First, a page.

Says the L Magazine: It is impossible to live in New York City right now and not have strong feelings about gentrification—its effects, its inevitabilSays the L Magazine: It is impossible to live in New York City right now and not have strong feelings about gentrification—its effects, its inevitability, its origins, its end point. And yet it feels all too frequently like the same things are being written about it over and over, like nothing new has been introduced to the larger conversation. Well, that’s all changed with Gibson’s incredibly thorough oral history of gentrification in New York City, in which he talks to everyone from developers and politicians, to landlords and renters. At turns infuriating and illuminating (and oftentimes both!), this book is essential reading for anyone who lives in New York City now....more
I admit that I don't much care for EDM, but this sounds like such a fascinating cultural history. From Flavorwire:
Matos draws a direct line from theI admit that I don't much care for EDM, but this sounds like such a fascinating cultural history. From Flavorwire:
Matos draws a direct line from the post-disco epiphanies of Chicago house and Detroit techno to the 21st-century robotics of Daft Punk and glittering EDM mega-festivals, party cruises, campouts, and other bacchanals where saucer-eyed dancers should be drinking a lot more water than they probably are. In a book that’s as much detailed ethnography as musical history, Matos — a veteran of the ’90s Midwest scene — builds from email lists, party fliers, archived DJ sets, and fresh interviews to find the first widescreen perspective on one of the United States’ most obscured cultural legacies....more
Oh come on, how am I only hearing about this now? A book by a copyeditor that is part memoir, part cultural grammatical history of the world, part styOh come on, how am I only hearing about this now? A book by a copyeditor that is part memoir, part cultural grammatical history of the world, part style guide—I have got to be like the #1 person in the target demographic for this. I feel like the universe owes me a copy just because both I and this book exist on the same terrestrial plane. Don't you think?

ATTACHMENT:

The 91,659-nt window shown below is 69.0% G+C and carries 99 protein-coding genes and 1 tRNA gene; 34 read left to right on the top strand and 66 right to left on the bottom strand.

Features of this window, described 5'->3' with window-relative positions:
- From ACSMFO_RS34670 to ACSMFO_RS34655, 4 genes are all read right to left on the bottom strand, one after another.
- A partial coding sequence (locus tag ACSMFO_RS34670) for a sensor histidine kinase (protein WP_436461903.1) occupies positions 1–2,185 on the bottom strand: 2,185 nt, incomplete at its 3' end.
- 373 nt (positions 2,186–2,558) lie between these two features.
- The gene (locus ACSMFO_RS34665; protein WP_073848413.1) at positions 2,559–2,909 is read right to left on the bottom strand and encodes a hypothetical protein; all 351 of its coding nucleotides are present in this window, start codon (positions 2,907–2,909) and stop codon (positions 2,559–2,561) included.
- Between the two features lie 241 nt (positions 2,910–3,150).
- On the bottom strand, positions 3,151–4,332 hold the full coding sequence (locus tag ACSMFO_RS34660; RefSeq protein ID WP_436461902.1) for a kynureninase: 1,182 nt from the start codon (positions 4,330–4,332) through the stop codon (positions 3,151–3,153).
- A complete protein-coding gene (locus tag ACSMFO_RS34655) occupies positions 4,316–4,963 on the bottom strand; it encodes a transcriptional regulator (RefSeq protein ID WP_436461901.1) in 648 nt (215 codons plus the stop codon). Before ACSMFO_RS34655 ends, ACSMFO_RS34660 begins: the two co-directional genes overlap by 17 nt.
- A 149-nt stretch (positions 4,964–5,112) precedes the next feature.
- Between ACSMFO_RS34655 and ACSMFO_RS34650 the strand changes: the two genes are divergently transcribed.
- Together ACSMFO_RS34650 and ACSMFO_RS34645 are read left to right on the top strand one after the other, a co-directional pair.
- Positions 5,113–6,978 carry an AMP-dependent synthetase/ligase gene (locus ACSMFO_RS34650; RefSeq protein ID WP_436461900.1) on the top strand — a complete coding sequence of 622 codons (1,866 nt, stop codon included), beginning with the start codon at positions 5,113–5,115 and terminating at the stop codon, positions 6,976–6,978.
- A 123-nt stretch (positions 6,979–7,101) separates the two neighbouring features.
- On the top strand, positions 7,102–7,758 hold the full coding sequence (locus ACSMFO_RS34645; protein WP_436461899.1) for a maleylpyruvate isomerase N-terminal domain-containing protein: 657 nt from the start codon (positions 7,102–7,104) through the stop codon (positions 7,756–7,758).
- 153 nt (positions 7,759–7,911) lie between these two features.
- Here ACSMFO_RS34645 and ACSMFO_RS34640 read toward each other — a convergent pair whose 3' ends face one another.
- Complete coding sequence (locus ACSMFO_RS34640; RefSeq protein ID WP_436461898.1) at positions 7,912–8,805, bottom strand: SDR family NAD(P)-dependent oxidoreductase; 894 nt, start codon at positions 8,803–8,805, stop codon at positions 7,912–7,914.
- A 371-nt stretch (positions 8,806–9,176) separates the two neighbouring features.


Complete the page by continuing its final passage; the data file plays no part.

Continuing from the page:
In the face of an etymological mystery, Norris is “ecstatic.” She retraces the evolution of the comma (invented by a Venetian printer, Aldo Manuzio, in 1490 “to prevent confusion by separating things”) and recounts the arcane history of pencils (which were obscure until the Civil War created a demand for “a dry, clean, portable writing instrument”); she pays a visit to the Paul A. Johnson Pencil Sharpener Museum. She explores the “secret burden of gender” carried by the English language, following the 165-year-old American quest for gender-neutral pronouns (ne, nis, nim; ip, ips; ha, hez, hem; ta; shem, herm; ho, hom, hos; ze, zon), in the context of her own struggle with pronouns and acceptance during the transition of her transgender sister. She delves into the origins and evolution of American English and looks ahead to fresh threats: “Are we losing the apostrophe?”
Says one of the brilliant booksellers at Word Bookstore: Ah, bureaucracy: our sad weird giant utopia built on hold music, long lines, and paperwork. ISays one of the brilliant booksellers at Word Bookstore: Ah, bureaucracy: our sad weird giant utopia built on hold music, long lines, and paperwork. In The Utopia of Rules, anthropologist and activist David Graeber (the man who brought us Debt, not to mention the Occupy slogan "We are the 99%!") lends his acute brain-powers to the pencil pushers and cogs, approaching them using everything from Batman to Max Weber, fantasy lit to the German Postal Service. The result is a demanding, important examination of a subject that bolsters institutional violence, paralyzes the imagination, and, perhaps most alarmingly, silences the types of conversation this book starts....more
Says one of the brilliant booksellers at Word Bookstore: A surrealist mystery that involves an exclusive literary society, their secret -- possibly muSays one of the brilliant booksellers at Word Bookstore: A surrealist mystery that involves an exclusive literary society, their secret -- possibly murderous -- past, a famous disappearance, and a disease that causes the words in books to morph, scatter, change? Yeah, it's got a lot going on; but I could not stop reading and exploring the bizarre world of Rabbit Back. If you enjoy the mythic and fantastical, and don't mind an ending with a few loose ends, I highly recommend you pick this one up. ...more